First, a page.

Attila József: A fine summer evening (translated by John Bátki)

John Bátki’s 1997 anthology of translated Attila József poems is one of the many books that I bought in a small handful of English and foreign-language bookstores in Budapest’s city centre during the 1990’s. I always spoke Hungarian fluently, yet as a teenager born in Canada, but living within the relatively large expat community of Hungary’s capital, I found Hungarian too onerous to read. Attila József (1905-1937), who died tragically at just 32 years of age, is one of Hungary’s “canonical” twentieth century poets. He wrote most of his work during the interwar years, from around 1923 to 1937, and his oeuvre registers and explores images of both urban and rural poverty, as well as concepts of class-based alienation. According to literary critic Lóránt Czigány, Attila József “is a symbol of the consciousness that was waging a losing battle against Fascism before World War II.”

Mr. Bátki drew parallels between Attila József and Jack Kerouac. “Both poets are preoccupied with the sadness of existence, both are ever mindful of emptiness. Kerouac’s is a more consciously Buddhist attitude than József’s–although in the 1934 poem “Village,” the Hungarian poet sees ’emerald Buddhas in the dewy grass…'”–writes the translator. Allen Ginsburg, who borrowed several phrases from Attila József, had agreed to write an introduction to Mr. Bátki’s anthology, but he passed away, with the pages of the translator’s unpublished manuscript piled on his bedside table.

The poem “A fine summer evening” shows Attila József’s capacity for observing, registering and framing the minute details of everyday life. The poem’s beginning and ending physically frames the image for the reader. The seemingly passive speaker, who is observing the bustling anxiety of the world around him, appears to tie together this otherwise chaotic image for us into a nice, orderly package.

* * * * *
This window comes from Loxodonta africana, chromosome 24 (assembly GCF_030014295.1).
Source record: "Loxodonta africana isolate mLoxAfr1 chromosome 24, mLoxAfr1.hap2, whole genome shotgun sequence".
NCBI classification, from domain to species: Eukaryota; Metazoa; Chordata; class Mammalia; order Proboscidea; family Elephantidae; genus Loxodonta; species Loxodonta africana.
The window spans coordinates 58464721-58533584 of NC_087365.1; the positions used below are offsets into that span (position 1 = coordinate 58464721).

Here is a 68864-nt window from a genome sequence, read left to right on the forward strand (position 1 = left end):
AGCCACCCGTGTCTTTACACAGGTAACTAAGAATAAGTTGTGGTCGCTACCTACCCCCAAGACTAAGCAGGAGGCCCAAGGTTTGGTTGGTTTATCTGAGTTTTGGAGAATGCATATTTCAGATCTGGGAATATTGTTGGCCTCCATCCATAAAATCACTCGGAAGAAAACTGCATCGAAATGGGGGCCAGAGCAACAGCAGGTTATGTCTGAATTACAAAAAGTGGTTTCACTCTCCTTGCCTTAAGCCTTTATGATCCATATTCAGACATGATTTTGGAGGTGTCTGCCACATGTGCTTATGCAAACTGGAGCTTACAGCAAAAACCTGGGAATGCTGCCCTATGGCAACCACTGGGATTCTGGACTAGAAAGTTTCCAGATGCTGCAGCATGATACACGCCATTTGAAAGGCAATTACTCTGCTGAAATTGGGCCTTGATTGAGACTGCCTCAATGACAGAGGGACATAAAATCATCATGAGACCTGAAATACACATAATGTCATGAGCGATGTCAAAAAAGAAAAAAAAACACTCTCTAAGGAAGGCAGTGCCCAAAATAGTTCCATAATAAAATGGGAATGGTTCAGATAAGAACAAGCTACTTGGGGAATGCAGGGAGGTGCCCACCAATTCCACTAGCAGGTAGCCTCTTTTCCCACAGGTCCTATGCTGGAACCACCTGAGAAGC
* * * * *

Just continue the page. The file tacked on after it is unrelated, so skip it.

(Christopher Adam)

József Attila with his partner Márta Vágó (circa 1928).

Attila József with his love interest, Márta Vágó (circa 1928). Socio-economic differences (Ms. Vágó came from a wealthy family and her parents were of the intelligentsia, while Attila József’s father worked in a soap factory and his mother was a peasant) doomed their relationship.

A fine summer evening

It is a fine summer evening.

Rumbling trains arrive and depart,
frightened factories are waiting,
soot-black rooftops are blackened by evening,
newsboys clamor under the streetlights,
cars scuttle back and forth,
streetcars clang in a great procession,
neon signs scream that you are blind,
walls that trail off into side streets
wave their posters back at you.
Ahead of you, behind, everywhere,
poster-faced men are scurrying,
and beyond the big city blocks you can see
climbing a man-ladder,
and veins are swelling
on the necks of angry avenues.
You can hear the silent office drudge’s shriek,
the slow footfalls of workers going home
as if they were old sages
with nothing left to do on earth.
You can hear the soft movement of the pickpocket’s wrists,
and the peasant smacking his lips
as he lifts a broad strip of hay
from his neighbor’s land.
I who am listening can hear it all.
The worm whimpers in the beggar’s bones,
women nose about me,
but I have come from a long way off,
so I just sit on my friendly doorstep
and keep silent.

It is a fine summer evening.


(Source: John Bátki, Winter Night–Selected Poems of Attila József, Corvina Books, Budapest: 1997, p. 10.)

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